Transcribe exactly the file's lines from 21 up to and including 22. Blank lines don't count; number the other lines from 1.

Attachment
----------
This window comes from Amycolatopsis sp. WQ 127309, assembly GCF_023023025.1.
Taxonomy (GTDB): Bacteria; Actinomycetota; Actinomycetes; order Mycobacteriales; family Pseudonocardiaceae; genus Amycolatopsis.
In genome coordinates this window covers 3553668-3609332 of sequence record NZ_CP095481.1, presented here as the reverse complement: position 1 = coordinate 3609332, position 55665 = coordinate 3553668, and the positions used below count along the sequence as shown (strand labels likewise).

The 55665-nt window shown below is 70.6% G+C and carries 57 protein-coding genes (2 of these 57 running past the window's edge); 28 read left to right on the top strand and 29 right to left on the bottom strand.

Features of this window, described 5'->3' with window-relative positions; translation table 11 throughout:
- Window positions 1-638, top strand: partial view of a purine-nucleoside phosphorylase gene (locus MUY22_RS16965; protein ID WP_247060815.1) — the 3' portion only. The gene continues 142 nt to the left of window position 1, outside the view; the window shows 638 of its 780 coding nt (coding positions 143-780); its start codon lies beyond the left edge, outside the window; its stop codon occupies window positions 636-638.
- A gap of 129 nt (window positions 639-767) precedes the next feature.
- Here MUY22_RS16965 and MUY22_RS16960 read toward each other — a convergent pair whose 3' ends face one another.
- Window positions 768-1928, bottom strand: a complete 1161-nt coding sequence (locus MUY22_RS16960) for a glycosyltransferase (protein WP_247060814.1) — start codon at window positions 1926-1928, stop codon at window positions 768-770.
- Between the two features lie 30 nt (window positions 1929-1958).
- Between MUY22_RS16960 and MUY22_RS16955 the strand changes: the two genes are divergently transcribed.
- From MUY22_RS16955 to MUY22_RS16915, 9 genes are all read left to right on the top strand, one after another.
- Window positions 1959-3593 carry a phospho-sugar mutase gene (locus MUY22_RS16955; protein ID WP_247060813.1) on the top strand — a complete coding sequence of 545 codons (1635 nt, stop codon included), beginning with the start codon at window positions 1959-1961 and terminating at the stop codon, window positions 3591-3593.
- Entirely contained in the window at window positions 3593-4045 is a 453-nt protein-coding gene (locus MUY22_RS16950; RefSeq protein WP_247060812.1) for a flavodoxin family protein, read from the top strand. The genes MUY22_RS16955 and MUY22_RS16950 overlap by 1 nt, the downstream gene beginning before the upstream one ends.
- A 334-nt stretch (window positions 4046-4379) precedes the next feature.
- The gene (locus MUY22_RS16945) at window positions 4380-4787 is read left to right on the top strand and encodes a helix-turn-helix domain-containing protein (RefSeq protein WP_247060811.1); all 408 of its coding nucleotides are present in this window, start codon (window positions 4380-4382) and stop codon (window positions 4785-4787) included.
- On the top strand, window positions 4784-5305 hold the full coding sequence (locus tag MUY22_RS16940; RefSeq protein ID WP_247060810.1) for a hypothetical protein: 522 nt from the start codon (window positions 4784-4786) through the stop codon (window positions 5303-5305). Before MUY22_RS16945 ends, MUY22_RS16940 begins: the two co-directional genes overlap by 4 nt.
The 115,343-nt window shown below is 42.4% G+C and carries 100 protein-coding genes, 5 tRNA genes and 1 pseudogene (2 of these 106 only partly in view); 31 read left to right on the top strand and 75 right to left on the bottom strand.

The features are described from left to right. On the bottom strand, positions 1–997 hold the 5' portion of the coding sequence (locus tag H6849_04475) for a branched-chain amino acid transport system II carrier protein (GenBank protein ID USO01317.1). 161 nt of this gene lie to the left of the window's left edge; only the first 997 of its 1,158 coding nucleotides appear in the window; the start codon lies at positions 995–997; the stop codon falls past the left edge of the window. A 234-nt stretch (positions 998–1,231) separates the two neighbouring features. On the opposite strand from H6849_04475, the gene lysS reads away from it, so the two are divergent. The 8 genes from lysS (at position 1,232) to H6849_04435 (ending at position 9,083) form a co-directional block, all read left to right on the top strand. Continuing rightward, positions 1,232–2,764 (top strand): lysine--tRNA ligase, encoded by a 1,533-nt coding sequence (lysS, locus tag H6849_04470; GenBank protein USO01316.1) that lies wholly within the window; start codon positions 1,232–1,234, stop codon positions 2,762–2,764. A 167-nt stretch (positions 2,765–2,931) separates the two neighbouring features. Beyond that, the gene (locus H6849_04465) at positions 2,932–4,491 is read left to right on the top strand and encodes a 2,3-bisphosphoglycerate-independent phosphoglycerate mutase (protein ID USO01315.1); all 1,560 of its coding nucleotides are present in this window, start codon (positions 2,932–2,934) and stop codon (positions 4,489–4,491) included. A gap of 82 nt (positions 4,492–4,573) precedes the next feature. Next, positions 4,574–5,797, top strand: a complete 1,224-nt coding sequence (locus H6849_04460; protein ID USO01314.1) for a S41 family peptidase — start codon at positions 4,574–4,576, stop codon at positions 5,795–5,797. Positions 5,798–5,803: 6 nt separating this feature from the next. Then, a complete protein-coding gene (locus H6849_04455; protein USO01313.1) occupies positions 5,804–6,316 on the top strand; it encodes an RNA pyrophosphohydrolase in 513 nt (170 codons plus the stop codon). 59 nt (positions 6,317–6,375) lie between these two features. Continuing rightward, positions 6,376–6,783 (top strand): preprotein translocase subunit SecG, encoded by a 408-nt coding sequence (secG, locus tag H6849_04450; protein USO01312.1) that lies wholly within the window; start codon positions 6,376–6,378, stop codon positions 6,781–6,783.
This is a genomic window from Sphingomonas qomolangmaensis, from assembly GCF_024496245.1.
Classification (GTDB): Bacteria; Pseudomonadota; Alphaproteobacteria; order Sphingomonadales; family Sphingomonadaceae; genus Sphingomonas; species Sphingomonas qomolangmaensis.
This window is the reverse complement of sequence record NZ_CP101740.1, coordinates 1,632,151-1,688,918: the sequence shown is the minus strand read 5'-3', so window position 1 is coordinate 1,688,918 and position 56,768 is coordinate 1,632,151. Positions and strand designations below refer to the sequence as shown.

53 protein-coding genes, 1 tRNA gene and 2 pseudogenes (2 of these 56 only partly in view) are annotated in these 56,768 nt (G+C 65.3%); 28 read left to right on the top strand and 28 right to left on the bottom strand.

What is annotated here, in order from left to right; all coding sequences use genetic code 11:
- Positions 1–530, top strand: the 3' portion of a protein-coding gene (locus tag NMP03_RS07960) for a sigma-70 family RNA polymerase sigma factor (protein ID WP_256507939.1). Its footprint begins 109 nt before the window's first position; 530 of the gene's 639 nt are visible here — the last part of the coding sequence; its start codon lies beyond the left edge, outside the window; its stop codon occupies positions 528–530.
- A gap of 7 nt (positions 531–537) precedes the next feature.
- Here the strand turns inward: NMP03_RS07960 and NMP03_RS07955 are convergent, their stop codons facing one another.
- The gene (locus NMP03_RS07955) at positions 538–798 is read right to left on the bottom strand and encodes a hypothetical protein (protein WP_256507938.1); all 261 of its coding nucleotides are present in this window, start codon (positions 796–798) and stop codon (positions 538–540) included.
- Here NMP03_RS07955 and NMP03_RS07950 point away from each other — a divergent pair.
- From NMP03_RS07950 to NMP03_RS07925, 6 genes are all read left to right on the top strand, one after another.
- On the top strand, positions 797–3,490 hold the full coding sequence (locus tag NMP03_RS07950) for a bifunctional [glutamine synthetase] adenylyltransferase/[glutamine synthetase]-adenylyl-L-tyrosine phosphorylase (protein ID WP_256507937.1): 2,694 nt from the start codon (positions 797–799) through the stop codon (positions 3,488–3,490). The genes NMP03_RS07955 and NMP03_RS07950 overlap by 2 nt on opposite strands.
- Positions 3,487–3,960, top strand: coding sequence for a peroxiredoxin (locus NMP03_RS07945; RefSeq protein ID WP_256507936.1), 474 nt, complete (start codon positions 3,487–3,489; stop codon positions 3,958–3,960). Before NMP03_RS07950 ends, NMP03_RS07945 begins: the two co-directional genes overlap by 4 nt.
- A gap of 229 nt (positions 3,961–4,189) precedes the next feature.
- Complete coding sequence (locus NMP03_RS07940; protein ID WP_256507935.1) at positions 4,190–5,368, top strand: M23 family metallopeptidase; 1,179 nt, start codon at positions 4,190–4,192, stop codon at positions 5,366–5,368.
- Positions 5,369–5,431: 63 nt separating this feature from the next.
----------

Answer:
Classification (GTDB): Bacteria; Pseudomonadota; Alphaproteobacteria; order Sphingomonadales; family Sphingomonadaceae; genus Sphingomonas; species Sphingomonas qomolangmaensis.
This window is the reverse complement of sequence record NZ_CP101740.1, coordinates 1,632,151-1,688,918: the sequence shown is the minus strand read 5'-3', so window position 1 is coordinate 1,688,918 and position 56,768 is coordinate 1,632,151. Positions and strand designations below refer to the sequence as shown.